The coming 13GE is a defining one for the BN, PR and most importantly the people as it may be the turning point in the history of the nation. It is of utmost importance that this all important elections be conducted in a manner such that the results will reflect the true wishes of the people in selecting their government for the next 5 years. The only way to do that is to ensure that the elections are free and fair, the basic prerequisites for a true democracy


In an era of civility and technological sophistication especially in the filed of communications there should be no necessity for ceramahs, mass rallies and street demonstrations to reach out to the people.They are not only a waste of money and time but carries certain risks to the security of the people.


However the blatant denial of the media and other facilities to the opposition makes such demonstrations a necessity to put their policies to the people. How are the people who disagree with the government going to reach out to the people when they are not their rights to free access to the media?


The aims of the Bersih 2.0 are to highlight the need for meaningful electoral reform and petition the Agong to step in on the matter as the EC and the government turned a deaf ear to their plea. This could have been done through the mass electronic and print media if only they were given the opportunity to do so thus making rallies unnecessary. As they have no free access to such means of communication what other choice do they have other than street demonstrations. If this is done in a peaceful and civil manner there is no reason for the government to stop them, in fact it would be unjust to do so. How else can they voice out their displeasure of the unfairness in the electoral system?


It would be wise for the EC and the government to adopt a more cordial attitude in dealing with those who disagree with them. They must learn to accommodate dissent as it is going to be the way forward with a more literate, mature and discerning populace.


The Bersih 2.0 rally is a renewed yearning for change of the people at large and it is unfortunate the government seems to be missing the point and continues to confront and not accommodate dissent. Confronting the people with threats of arrests and violence will only accelerate its premature political demise.

Saturday, June 18, 2011

Happy Father's Day

Dear friends,


Wishing you all a happy and memorable Father's Day.

Have a wonderful time with your children when you still can and they are still young.

As the real test will come when they older and independent

Fathers who are hurt and saddened by your children, don’t give up hope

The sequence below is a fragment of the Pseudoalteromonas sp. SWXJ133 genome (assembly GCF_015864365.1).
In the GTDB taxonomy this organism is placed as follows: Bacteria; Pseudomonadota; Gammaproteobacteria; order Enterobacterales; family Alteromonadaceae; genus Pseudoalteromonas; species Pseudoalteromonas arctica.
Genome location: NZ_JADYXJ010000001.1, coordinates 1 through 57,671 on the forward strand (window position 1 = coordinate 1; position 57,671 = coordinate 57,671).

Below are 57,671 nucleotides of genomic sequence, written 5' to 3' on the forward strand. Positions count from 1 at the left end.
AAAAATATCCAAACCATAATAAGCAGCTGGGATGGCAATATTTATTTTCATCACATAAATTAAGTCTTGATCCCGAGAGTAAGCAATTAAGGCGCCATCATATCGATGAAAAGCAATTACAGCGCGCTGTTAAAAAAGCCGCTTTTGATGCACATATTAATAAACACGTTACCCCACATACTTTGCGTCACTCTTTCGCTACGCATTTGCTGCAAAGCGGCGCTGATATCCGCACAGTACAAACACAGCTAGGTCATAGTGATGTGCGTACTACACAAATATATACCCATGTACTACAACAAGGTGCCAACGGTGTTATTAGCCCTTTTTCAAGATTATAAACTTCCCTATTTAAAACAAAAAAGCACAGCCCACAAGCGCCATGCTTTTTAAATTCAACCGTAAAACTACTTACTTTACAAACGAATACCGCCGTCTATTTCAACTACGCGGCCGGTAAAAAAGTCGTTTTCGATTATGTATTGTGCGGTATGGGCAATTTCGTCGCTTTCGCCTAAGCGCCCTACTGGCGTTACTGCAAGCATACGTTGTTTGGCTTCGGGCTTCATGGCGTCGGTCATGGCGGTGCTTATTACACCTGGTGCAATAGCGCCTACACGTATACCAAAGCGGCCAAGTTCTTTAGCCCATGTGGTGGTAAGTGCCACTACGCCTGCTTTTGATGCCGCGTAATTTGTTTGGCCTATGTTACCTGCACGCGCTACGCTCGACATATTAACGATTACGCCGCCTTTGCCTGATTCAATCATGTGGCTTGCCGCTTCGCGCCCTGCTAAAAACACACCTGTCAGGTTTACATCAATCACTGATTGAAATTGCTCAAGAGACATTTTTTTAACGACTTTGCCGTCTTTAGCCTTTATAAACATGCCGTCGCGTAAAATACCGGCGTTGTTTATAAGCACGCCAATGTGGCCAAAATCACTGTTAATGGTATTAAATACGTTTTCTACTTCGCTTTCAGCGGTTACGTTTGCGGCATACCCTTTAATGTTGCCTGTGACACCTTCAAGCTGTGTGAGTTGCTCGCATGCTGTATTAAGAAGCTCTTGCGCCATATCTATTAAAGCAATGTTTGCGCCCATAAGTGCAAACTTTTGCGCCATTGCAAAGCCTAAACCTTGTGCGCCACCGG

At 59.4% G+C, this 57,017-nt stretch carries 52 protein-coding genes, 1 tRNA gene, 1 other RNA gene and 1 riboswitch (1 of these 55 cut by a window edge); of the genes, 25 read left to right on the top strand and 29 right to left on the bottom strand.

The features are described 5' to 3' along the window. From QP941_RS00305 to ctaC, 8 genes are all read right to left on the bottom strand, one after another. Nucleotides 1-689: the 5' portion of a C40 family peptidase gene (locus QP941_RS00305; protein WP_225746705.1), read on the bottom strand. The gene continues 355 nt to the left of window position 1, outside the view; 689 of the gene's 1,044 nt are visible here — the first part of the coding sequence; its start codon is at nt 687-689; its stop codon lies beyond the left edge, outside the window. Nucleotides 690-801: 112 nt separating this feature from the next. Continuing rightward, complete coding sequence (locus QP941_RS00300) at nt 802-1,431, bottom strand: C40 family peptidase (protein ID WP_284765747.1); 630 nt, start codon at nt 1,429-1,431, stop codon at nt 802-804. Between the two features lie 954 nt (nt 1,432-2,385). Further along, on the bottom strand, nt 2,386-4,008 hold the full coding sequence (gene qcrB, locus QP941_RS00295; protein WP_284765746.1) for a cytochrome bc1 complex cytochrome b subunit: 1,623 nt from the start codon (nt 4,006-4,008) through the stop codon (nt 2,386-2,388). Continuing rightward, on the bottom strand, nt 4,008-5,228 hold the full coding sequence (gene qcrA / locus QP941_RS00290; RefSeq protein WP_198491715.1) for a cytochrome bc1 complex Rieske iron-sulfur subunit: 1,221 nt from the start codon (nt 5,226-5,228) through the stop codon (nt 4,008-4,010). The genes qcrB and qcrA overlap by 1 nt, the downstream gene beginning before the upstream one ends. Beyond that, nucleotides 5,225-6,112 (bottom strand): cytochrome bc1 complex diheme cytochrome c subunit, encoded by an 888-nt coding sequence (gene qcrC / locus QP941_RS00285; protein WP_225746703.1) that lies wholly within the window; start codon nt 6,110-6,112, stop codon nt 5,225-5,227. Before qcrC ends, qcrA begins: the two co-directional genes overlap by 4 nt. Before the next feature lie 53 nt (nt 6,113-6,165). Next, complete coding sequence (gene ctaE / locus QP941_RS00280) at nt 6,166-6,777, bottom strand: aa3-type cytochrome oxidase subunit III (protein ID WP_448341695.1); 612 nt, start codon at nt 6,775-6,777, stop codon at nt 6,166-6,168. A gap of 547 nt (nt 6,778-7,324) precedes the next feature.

Continue to persevere and God will deliver you from your sorrows


Children please spend every moment you can spare with your father with love and respect.

Don't short change him anything else

You can have many things in life many times over but a father only one and only once

Show your gratitude to him in the little ways you can when he is still around

To those like me, whose fathers may not be around, let’s treasure and cherish:


Every moment he spent with us
Every principle he stood for in life
Every sacrifice he made to make us what we are today

He may be gone but his memories must continue live in us in everything we do and say.

Following quotations for you to ponder on this Father's Day

1.Dad’s someone to look up to no matter how tall you’ve grown

2."By the time a man realizes that maybe his father was right, he usually has a son who thinks he's wrong."

3."My father didn't tell me how to live; he lived, and let me watch him do it." -- Clarence Budington Kelland


HAPPY FATHER'S DAY

Friday, June 17, 2011

Lesson on Sacrifice and Gratitude

The Story Behind the Picture of "The Praying Hands"

The Praying Hands

Back in the fifteenth century, in a tiny village near Nuremberg, lived a family with eighteen children. Eighteen! In order merely to keep food on the table for this mob, the father and head of the household, a goldsmith by profession, worked almost eighteen hours a day at his trade and any other paying chore he could find in the neighborhood.

Despite their seemingly hopeless condition, two of Albrecht Durer the Elder's children had a dream. They both wanted to pursue their talent for art, but they knew full well that their father would never be financially able to send either of them to Nuremberg to study at the Academy.

After many long discussions at night in their crowded bed, the two boys finally worked out a pact. They would toss a coin. The loser would go down into the nearby mines and, with his earnings, support his brother while he attended the academy. Then, when that brother who won the toss completed his studies, in four years, he would support the other brother at the academy, either with sales of his artwork or, if necessary, also by laboring in the mines.